UK prevention guidelines have not reduced group B Strep infections in newborn babies in the UK and Republic of Ireland
Data from the latest enhanced surveillance study into group B Strep infection showed a rise of 51% in the number of these infections in babies aged 0-90 days, and a 31% rise in the rate per 1,000 live births in the UK and Republic of Ireland in 2014 compared with 2001 (to 0.94 from 0.72 per 1,000 live births). Read a summary of the 2014-5 study here, and a summary of the 2000-1 study here.
Although the number of babies who sadly died from their group B Strep infection was no higher in 2014 than in 2000 (53), more than twice as many of the survivors in 2014 were reported as having major, minor or possible disability at discharge (71) compared with 2000.
So, on average:
- 2 babies a day develop GBS infection
- 1 baby a week dies from GBS infection and
- 1 baby a week survives with long-term disability
These increases are particularly shocking since in between these two extensive studies the Royal College of Obstetricians & Gynaecologists introduced their risk-based prevention guidelines in 2003. These guidelines had been expected to effect a fall in early onset (0-6 days) GBS infections by 50-60%.
The potentially preventable early-onset group B Strep infections (in babies aged 0-6 days) are shown in the blue bar. It is these that the risk-based prevention strategy had been expected to reduce.
The rate of late-onset group B Strep infections (in babies aged 7-90 days), shown in the red bar, has also increased. Sadly, these cannot currently be prevented.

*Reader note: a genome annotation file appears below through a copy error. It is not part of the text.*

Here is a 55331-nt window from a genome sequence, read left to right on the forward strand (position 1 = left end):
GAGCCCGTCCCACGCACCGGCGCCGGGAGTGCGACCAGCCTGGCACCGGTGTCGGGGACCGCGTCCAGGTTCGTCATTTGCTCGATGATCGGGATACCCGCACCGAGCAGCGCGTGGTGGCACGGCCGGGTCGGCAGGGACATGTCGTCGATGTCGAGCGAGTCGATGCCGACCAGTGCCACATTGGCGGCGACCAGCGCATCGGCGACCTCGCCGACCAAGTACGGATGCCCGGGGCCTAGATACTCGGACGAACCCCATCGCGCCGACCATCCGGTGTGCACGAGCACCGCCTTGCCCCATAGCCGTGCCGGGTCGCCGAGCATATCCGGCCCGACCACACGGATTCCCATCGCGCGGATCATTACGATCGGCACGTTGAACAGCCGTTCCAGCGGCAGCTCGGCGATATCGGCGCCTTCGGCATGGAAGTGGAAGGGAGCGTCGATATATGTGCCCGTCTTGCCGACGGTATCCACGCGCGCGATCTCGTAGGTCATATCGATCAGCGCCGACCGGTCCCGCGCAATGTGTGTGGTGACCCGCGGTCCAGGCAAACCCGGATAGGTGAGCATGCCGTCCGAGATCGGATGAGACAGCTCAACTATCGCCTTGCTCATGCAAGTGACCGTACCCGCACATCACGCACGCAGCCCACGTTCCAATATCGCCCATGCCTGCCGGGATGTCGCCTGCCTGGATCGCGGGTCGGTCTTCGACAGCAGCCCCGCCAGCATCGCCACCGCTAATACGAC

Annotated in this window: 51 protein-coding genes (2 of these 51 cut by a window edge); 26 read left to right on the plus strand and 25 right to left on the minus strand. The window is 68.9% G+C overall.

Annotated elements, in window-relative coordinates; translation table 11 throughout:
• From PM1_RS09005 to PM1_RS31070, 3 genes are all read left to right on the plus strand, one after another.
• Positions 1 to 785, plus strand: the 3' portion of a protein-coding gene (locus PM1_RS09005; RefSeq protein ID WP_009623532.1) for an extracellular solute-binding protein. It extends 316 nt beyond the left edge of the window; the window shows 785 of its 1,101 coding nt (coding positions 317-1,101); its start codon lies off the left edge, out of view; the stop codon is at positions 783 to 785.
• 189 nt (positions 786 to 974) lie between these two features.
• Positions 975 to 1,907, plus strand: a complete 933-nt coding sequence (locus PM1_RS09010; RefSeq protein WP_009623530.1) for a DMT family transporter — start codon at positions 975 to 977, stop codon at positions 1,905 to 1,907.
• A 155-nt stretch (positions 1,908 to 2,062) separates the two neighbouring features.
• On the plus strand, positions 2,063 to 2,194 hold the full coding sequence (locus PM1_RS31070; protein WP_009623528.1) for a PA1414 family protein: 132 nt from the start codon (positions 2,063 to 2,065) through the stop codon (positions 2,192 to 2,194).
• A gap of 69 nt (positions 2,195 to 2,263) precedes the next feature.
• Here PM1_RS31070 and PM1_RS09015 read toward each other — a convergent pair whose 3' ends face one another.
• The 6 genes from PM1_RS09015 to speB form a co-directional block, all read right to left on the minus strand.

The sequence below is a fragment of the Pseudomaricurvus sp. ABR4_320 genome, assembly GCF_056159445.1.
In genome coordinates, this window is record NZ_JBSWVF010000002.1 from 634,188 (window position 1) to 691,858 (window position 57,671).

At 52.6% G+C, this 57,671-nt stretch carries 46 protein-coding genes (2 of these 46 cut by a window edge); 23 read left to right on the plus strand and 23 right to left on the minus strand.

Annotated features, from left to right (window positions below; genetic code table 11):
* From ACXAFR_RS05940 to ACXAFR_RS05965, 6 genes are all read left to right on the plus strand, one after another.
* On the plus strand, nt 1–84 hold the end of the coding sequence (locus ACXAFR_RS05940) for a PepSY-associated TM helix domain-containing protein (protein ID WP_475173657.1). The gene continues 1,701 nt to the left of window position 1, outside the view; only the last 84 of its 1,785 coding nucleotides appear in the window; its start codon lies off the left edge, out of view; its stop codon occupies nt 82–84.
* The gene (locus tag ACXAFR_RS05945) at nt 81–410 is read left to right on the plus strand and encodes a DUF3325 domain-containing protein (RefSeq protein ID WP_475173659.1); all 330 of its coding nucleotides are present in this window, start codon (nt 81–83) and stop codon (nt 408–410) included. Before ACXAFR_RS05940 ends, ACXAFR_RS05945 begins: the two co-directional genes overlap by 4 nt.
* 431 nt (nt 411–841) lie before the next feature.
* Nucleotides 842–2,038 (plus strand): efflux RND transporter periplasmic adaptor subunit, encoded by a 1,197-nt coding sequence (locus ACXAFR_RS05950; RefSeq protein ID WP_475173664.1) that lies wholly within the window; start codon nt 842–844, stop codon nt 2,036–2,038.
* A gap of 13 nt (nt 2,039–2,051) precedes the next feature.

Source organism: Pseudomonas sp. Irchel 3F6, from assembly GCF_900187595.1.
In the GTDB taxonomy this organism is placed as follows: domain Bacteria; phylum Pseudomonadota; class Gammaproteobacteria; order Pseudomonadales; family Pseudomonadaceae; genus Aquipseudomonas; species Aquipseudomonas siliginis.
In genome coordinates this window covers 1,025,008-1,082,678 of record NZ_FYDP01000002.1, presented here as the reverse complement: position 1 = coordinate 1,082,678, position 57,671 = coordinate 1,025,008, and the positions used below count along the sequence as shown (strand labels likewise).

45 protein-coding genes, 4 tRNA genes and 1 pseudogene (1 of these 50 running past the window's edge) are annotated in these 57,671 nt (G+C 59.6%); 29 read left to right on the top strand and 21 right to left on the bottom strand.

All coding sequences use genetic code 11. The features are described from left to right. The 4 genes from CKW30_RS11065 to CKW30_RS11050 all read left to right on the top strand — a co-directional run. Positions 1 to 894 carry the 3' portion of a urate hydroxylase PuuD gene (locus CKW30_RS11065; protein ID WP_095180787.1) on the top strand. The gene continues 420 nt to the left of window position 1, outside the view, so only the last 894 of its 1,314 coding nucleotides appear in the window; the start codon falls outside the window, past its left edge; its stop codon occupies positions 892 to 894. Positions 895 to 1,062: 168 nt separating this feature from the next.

In the future, a GBS vaccine will be developed to prevent most group B Strep infection – early and late onset, as well as stillbirths and maternal infections – but this is still many years away. More needs to be done now to prevent GBS infections in babies.
In countries that screen routinely for group B Strep, such as the United States, the incidence has fallen dramatically since the introduction of prevention strategies:
US Data Image reference: adapted from Jordan HT, Farley MM, Craig A, et al. Revisiting the need for vaccine prevention of late-onset neonatal group B streptococcal disease. Pediatr Infect Dis J 2008;27:1057-64.
As the graph shows very clearly, intravenous antibiotics given in labour against group B Strep infection have been hugely effective at reducing the incidence of early-onset group B Strep infection, but have had no impact on late-onset group B Strep infection. The rate in the US has fallen still further after 2008. For 2014, the US rate for early onset GBS infection was 0.24 per 1,000 live births and for late onset 0.27 (click here). For 2014-5 in the UK and Republic of Ireland, the rates were 0.57 for early-onset and 0.37 for late onset per 1,000 live births respectively.
For the data series published by Public Health England and its predecessors on the incidence of GBS bacteraemia (GBS detected from the blood) from 2001 onwards, please click here.